The state’s $200 billion gross domestic product depends heavily on trade, particularly with China. Chambers said Intel and the Port of Portland are especially vulnerable.

However, he said none of that information should overshadow the positive economic news, both regionally and nationally, with an unemployment rate below 4 percent.

“That is phenomenal to have that low an unemployment rate,” Chambers said. “We haven’t seen that low of an unemployment rate in the United States for close to 50 years.”

By comparison, the unemployment rate stands at 12 percent in Spain and 8 percent in the European Union as a whole.

Oregon’s unemployment rate is currently about 4.3 percent.

But Chambers said, “That’s a bit deceptive, because our unemployment rate in Yamhill County is below the national average. The metro area is below the national average.”

The state rate ranks higher, he said, because “we still have some outlying counties that are struggling.” He cited an unemployment rate of 8 percent in Harney County as an example.

For the most part, Chambers said, Oregonians west of the Cascades are faring better.

“There’s a lot of opportunity in the United States right now,” he said. “You graduate from high school, you can get a job. You graduate from Linfield College, there’s a job out there for you.”

The outlook appeared less rosy last year.

U.S. stock markets lost money. Internationally, shares decreased 14 percent in value.

Chambers said the problems originated from worries about trade wars and turmoil within the European Union.

“We started in the fall last year getting into a real snit about trade and tariffs,” he said. “So 2018 was not a good year in financial markets. But 2019 is a great lesson in why you never overreact when markets are in decline.”

Financial markets fully recovered during the first two months of 2019, as the market rose 11 percent, he said.

Then again, one never knows.

“Anyone who thinks they can time that, when to get in and out, is dreaming,” Chambers observed. “As long as you’re well-positioned in the market, it comes back. And when it comes back, it comes back in a spectacular fashion.”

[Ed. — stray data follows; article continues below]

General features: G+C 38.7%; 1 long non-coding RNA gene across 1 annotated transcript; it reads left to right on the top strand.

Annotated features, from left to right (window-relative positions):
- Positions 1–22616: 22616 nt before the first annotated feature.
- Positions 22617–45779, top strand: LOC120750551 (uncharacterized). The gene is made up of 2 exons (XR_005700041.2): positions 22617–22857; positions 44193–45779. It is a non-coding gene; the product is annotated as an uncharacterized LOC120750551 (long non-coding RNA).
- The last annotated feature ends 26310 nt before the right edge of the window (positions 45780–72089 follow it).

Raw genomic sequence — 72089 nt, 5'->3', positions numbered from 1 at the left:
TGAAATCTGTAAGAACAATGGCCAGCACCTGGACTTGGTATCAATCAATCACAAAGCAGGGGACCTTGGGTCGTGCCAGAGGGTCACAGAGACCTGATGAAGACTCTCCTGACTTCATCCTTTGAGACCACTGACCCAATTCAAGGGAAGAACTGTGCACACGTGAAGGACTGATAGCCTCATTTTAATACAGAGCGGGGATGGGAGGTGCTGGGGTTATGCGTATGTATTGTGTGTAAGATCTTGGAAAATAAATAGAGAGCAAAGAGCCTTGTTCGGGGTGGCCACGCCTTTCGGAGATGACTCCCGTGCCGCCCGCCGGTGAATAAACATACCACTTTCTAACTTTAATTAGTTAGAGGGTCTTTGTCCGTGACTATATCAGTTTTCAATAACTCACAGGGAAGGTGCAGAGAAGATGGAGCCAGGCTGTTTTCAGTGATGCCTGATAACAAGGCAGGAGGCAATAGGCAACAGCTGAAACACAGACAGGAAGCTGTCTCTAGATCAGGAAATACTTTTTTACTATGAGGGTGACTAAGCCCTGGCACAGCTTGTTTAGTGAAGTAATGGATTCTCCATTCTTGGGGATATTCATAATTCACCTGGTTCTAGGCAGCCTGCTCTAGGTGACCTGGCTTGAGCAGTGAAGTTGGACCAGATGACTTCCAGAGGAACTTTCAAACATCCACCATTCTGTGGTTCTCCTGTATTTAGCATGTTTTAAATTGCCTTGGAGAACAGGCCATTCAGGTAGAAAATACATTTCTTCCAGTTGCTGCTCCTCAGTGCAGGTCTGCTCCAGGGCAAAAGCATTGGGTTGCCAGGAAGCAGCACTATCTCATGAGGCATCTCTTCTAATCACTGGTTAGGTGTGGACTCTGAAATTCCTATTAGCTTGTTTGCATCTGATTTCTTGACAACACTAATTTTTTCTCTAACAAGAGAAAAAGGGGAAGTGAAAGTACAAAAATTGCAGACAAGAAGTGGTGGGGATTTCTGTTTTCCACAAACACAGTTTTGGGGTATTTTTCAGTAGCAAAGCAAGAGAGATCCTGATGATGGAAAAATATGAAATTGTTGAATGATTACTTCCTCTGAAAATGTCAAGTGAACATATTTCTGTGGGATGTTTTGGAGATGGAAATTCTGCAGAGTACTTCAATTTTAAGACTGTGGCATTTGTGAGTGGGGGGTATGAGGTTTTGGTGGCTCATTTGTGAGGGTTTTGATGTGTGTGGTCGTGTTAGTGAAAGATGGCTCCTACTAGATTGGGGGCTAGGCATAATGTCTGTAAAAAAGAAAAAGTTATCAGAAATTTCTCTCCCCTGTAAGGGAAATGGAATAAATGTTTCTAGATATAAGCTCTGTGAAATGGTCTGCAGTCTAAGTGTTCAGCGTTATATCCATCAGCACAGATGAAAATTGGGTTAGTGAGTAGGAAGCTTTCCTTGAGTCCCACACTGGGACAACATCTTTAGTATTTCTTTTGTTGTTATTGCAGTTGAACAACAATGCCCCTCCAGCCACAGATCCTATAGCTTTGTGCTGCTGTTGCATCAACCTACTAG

Inflation could slow the economy, as could interest rates.

Chambers mentioned one particularly suspicious swan in the lake.

“What’s really exploded is the amount of student loans out there,” he said. “That has me worried.”

More than 44 million U.S. college graduates collectively owe $1.5 trillion, which averages to $35,000 each.

How can people pay that amount of debt? Odds are, they can’t, Chambers said.

The delinquency rate on student loans is already 10 percent. What’s more, people burdened with crushing debt don’t buy homes or make other large investments.

“The biggest increase in debt over the past few years has been student loans,” Chambers said. “As a nation, we have a problem, and it’s going to take some creativity to address the problem,” he said.

Son Kevin Chambers said entering the job market during the bursting of the dot-com and housing bubbles have made his fellow young adults nervous. And the loan burden adds to that uncertainty.

“A lot of the stereotypes we have about Millennials are based on the hand they were dealt as they entered adulthood,” he said. “Millennials are very risk-averse, probably the most risk-averse generation we’ve had.”

The younger Chambers also said people have an unfair image of millennials in general.

“It’s not that people born after 1980 are narcissists,” he said. “It’s that young people are narcissists.”